Conclusions:

These results suggest that the simple method presented here is valid and reliable for computing CMJ force, velocity, power, and Fv profiles in athletes and could be used in practice under field conditions when body mass, push-off distance, and jump height are known.

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Jose A. Rodríguez-Marroyo and Carlos Antoñan

Purpose:

The purpose of this study was to examine the concurrent and construct validity of the Borg (0–10) and children’s OMNI scales for quantifying the exercise intensity and training load (TL) in youth soccer players.

Methods:

Twelve children (mean ± SD age 11.4 ± 0.5 y, height 154.3 ± 6.5 cm, body mass 39.5 ± 5.4 kg) took part in this study. Exercise intensity and TL were calculated on the basis of the session rating of perceived exertion (sRPE) and heart rate (HR; Edwards method) during 20 technical-tactical training sessions. Players’ sRPEs were obtained from the Borg and OMNI scales.

Results:

Low correlations between HR-based TL and sRPE TL based on the Borg (r = .17, P = .335) and OMNI (r = .34, P = .007) scales were obtained. Significant (P < .001) relationships in sRPE (r = .76) and TL (r = .79) between RPE scales were found.

Conclusion:

The current data do not support the relationship between the sRPE and HR methods for quantifying TL in youth soccer players. However, the sRPE method could be considered a better indicator of global internal TL, since sRPE is a measure of both physical and psychological stress. In addition, the authors demonstrated the construct validity for the OMNI scale to control exercise demands.

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Jace A. Delaney, Heidi R. Thornton, Tannath J. Scott, David A. Ballard, Grant M. Duthie, Lisa G. Wood and Ben J. Dascombe

High levels of lean mass are important in collision-based sports for the development of strength and power, which may also assist during contact situations. While skinfold-based measures have been shown to be appropriate for cross-sectional assessments of body composition, their utility in tracking changes in lean mass is less clear.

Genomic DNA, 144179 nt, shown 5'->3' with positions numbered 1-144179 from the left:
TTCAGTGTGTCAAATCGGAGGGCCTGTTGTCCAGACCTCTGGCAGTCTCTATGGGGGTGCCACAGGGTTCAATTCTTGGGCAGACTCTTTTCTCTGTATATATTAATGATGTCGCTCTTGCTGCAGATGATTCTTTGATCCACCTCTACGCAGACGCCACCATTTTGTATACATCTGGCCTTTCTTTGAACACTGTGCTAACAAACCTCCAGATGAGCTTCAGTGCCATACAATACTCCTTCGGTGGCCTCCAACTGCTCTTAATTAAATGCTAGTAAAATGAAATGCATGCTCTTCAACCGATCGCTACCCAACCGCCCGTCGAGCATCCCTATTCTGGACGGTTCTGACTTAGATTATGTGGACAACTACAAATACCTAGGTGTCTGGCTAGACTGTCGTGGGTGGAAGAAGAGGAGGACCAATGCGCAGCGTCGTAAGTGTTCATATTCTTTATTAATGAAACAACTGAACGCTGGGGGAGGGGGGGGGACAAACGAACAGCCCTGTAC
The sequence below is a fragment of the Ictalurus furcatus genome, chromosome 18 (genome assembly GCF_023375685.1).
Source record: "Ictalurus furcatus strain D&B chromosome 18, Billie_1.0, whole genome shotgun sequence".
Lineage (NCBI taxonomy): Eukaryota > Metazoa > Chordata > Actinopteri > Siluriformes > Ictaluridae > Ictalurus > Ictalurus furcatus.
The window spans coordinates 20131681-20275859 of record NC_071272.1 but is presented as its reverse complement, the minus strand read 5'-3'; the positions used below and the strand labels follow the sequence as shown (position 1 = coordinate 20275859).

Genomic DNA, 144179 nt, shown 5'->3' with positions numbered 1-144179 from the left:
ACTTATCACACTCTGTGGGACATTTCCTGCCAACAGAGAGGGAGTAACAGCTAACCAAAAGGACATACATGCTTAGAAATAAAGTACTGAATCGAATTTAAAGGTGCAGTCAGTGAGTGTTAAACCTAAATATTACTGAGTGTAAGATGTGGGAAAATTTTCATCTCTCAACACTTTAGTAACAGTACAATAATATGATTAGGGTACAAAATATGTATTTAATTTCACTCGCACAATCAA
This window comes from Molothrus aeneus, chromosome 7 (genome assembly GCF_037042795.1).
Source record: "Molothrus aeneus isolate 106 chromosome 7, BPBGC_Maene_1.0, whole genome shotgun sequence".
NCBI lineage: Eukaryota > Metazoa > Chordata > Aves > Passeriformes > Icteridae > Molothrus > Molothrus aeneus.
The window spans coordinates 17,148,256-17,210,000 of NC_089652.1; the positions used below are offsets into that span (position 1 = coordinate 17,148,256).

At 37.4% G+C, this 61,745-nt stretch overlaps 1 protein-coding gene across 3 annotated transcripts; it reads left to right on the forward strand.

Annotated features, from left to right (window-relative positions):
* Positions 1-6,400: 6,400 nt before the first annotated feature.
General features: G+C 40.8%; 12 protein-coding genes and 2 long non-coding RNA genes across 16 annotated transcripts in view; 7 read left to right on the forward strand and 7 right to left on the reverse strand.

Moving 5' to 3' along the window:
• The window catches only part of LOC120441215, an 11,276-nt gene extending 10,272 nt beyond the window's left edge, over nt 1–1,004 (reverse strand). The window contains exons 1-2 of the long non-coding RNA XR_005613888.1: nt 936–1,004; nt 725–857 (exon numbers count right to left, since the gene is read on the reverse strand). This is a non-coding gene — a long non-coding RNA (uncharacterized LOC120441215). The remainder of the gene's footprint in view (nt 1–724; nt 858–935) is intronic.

Purpose:

To determine the most effective method of quantifying changes in lean mass in rugby league athletes.

Methods:

Body composition of 21 professional rugby league players was assessed on 2 or 3 occasions separated by ≥6 wk, including bioelectrical impedance analysis (BIA), leanmass index (LMI), and a skinfold-based prediction equation (SkF). Dual-X-ray absorptiometry provided a criterion measure of fat-free mass (FFM). Correlation coefficients (r) and standard errors of the estimate (SEE) were used as measures of validity for the estimates.

Results:

All 3 practical estimates exhibited strong validity for cross-sectional assessments of FFM (r > .9, P < .001). The correlation between change scores was stronger for the LMI (r = .69, SEE 1.3 kg) and the SkF method (r = .66, SEE = 1.4 kg) than for BIA (r = .50, SEE = 1.6 kg).

Conclusions:

The LMI is probably as accurate in predicting changes in FFM as SkF and very likely to be more appropriate than BIA. The LMI offers an adequate, practical alternative for assessing in FFM among rugby league athletes.

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Michael Wilkinson, Damon Leedale-Brown and Edward M. Winter

Purpose:

We examined the validity and reproducibility of a squash-specifc test designed to assess change-of-direction speed.

Methods:

10 male squash and 10 male association-football and rugby-union players completed the Illinois agility run (IAR) and a squash change-of-direction-speed test (SCODS) on separate days. Tests were repeated after 24 h to assess reproducibility. The best time from three attempts was recorded in each trial.

Results:

Performance times on the IAR (TE 0.27 s, 1.8%, 90% CI 0.21 to 0.37 s; LOA -0.12 s ± 0.74; LPR slope 1, intercept -2.8) and SCODS (TE 0.18 s, 1.5%, 90% CI 0.14 to 0.24 s; LOA 0.05 s ± 0.49; LPR slope 0.95, intercept 0.5) were reproducible. There were no statistically significant differences in performance time between squash (14.75 ± 0.66 s) and nonsquash players (14.79 ± 0.41 s) on the IAR. Squash players (10.90 ± 0.44 s) outperformed nonsquash players (12.20 ± 0.34 s) on the SCODS (P < .01). Squash player rank significantly correlated with SCODS performance time (Spearman’s ρ = 0.77, P < .01), but not IAR performance time (Spearman’s ρ = 0.43, P = .21).

Conclusions:

The results suggest that the SCODS test is a better measure of sport-specific capability than an equivalent nonspecific field test and that it is a valid and reliable tool for talent identification and athlete tracking.